The CTA also provides for enhanced criminal penalties, including a fine of up to $500,000, imprisonment of no more than 10 years, or both, if a person commits a violation while violating another law of the United States or as part of a pattern of any illegal activity involving more than $100,000 in a 12-month period.
The CTA does not provide a private right of action for violations.
As discussed in our prior report, under the Final Rule, if an individual beneficial owner or company applicant submits this data to FinCEN directly, the individual may obtain a “FinCEN Identifier,” or unique identifying number assigned by FinCEN to the individual, which the reporting company may provide to FinCEN in its initial report in lieu of the data listed above pertaining to beneficial owners and company applicants. The Proposed Rule includes amendments to the Final Rule with respect to the use of FinCEN Identifiers.
Specifically, the Proposed Rule would permit a reporting company to report an intermediate entity’s FinCEN identifier in lieu of a beneficial owner’s BOI only when:
In a Fact Sheet that FinCEN issued along with the Proposed Rule, FinCEN noted that these requirements are necessary to prevent over- or under-reporting of beneficial owners.
The limitations on access to BOI that FinCEN is proposing are expected and largely grounded in the CTA. However, if the Proposed Rule is adopted, it is unclear whether federal functional regulators, SROs, and other regulatory agencies would begin to expect the entities they regulate to routinely request BOI information from FinCEN as part of their AML programs. This concern may be particularly acute with respect to SROs which, unlike federal functional regulators, will not have direct access to BOI from FinCEN and rather will only have derivative access to BOI through the financial institutions they regulate.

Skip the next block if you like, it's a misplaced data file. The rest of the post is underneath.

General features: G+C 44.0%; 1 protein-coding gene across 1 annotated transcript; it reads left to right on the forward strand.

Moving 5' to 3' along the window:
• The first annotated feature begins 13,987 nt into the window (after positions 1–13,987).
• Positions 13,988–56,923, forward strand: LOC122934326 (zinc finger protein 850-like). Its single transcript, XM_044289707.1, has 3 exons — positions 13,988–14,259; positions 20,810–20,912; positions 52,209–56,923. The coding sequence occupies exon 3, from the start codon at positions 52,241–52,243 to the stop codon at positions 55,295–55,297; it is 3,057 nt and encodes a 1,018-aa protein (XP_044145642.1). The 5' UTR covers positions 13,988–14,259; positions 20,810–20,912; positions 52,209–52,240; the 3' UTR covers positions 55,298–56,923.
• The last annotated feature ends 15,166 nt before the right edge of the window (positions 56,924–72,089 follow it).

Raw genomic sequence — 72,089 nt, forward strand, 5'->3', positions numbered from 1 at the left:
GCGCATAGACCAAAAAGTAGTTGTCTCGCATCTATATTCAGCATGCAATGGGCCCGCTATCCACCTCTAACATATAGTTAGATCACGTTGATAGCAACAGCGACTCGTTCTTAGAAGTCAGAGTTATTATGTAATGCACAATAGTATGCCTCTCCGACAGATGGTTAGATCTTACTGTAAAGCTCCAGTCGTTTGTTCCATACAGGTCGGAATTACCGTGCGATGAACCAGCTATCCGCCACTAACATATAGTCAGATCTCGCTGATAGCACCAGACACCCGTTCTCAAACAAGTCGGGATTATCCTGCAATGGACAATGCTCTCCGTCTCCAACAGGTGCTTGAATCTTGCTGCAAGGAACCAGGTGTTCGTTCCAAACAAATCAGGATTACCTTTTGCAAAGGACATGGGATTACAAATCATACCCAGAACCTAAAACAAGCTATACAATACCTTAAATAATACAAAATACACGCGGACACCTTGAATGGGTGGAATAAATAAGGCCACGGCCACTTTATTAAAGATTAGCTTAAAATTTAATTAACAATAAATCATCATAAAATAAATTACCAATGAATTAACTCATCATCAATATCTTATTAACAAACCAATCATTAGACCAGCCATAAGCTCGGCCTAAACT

In this regard, FinCEN should consider adding additional safeguards that would prohibit SROs from revising their rules to require that the financial institutions under their supervision be required to request BOI information, or from otherwise imposing penalties on financial institutions for not requesting BOI information from FinCEN.
In any event, FinCEN should make clear that entities are not required to request BOI information in every instance, otherwise examiners may be inclined to note deficiencies in AML programs for not routinely requesting information that is otherwise optional.
If you have any questions or would like more information on the issues discussed in this LawFlash, please contact any of the following: